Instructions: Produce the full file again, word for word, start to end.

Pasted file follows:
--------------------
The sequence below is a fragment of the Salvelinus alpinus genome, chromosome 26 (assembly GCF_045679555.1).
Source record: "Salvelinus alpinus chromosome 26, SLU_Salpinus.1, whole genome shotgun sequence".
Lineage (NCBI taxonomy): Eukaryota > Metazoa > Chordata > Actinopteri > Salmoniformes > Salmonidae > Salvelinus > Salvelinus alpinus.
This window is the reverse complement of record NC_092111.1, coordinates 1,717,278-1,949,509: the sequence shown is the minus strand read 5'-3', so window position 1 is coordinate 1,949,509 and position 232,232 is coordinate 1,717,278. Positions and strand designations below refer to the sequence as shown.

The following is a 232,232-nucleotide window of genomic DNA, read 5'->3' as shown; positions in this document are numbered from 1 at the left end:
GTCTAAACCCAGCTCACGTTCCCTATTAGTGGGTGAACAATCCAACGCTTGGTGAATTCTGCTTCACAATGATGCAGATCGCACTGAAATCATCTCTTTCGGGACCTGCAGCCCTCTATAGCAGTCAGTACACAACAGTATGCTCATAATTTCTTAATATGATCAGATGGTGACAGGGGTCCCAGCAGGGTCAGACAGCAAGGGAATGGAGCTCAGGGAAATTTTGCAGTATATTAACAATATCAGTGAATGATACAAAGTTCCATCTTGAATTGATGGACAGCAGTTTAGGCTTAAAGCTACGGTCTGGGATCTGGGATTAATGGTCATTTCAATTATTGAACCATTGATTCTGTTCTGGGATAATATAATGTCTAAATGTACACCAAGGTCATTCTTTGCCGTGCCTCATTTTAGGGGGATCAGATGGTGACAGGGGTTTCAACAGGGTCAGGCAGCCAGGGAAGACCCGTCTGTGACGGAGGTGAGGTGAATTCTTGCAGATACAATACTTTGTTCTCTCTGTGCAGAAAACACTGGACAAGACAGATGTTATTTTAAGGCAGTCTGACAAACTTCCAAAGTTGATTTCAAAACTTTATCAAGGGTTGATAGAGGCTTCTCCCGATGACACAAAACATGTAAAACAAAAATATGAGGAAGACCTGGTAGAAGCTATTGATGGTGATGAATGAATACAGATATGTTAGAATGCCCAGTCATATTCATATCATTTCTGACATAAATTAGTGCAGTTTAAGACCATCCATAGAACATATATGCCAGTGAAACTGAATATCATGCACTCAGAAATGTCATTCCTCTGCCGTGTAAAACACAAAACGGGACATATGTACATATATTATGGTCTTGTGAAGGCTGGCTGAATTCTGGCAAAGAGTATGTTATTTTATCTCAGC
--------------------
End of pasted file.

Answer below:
The sequence below is a fragment of the Salvelinus alpinus genome, chromosome 26 (assembly GCF_045679555.1).
Source record: "Salvelinus alpinus chromosome 26, SLU_Salpinus.1, whole genome shotgun sequence".
Lineage (NCBI taxonomy): Eukaryota > Metazoa > Chordata > Actinopteri > Salmoniformes > Salmonidae > Salvelinus > Salvelinus alpinus.
This window is the reverse complement of record NC_092111.1, coordinates 1,717,278-1,949,509: the sequence shown is the minus strand read 5'-3', so window position 1 is coordinate 1,949,509 and position 232,232 is coordinate 1,717,278. Positions and strand designations below refer to the sequence as shown.

The following is a 232,232-nucleotide window of genomic DNA, read 5'->3' as shown; positions in this document are numbered from 1 at the left end:
GTCTAAACCCAGCTCACGTTCCCTATTAGTGGGTGAACAATCCAACGCTTGGTGAATTCTGCTTCACAATGATGCAGATCGCACTGAAATCATCTCTTTCGGGACCTGCAGCCCTCTATAGCAGTCAGTACACAACAGTATGCTCATAATTTCTTAATATGATCAGATGGTGACAGGGGTCCCAGCAGGGTCAGACAGCAAGGGAATGGAGCTCAGGGAAATTTTGCAGTATATTAACAATATCAGTGAATGATACAAAGTTCCATCTTGAATTGATGGACAGCAGTTTAGGCTTAAAGCTACGGTCTGGGATCTGGGATTAATGGTCATTTCAATTATTGAACCATTGATTCTGTTCTGGGATAATATAATGTCTAAATGTACACCAAGGTCATTCTTTGCCGTGCCTCATTTTAGGGGGATCAGATGGTGACAGGGGTTTCAACAGGGTCAGGCAGCCAGGGAAGACCCGTCTGTGACGGAGGTGAGGTGAATTCTTGCAGATACAATACTTTGTTCTCTCTGTGCAGAAAACACTGGACAAGACAGATGTTATTTTAAGGCAGTCTGACAAACTTCCAAAGTTGATTTCAAAACTTTATCAAGGGTTGATAGAGGCTTCTCCCGATGACACAAAACATGTAAAACAAAAATATGAGGAAGACCTGGTAGAAGCTATTGATGGTGATGAATGAATACAGATATGTTAGAATGCCCAGTCATATTCATATCATTTCTGACATAAATTAGTGCAGTTTAAGACCATCCATAGAACATATATGCCAGTGAAACTGAATATCATGCACTCAGAAATGTCATTCCTCTGCCGTGTAAAACACAAAACGGGACATATGTACATATATTATGGTCTTGTGAAGGCTGGCTGAATTCTGGCAAAGAGTATGTTATTTTATCTCAGC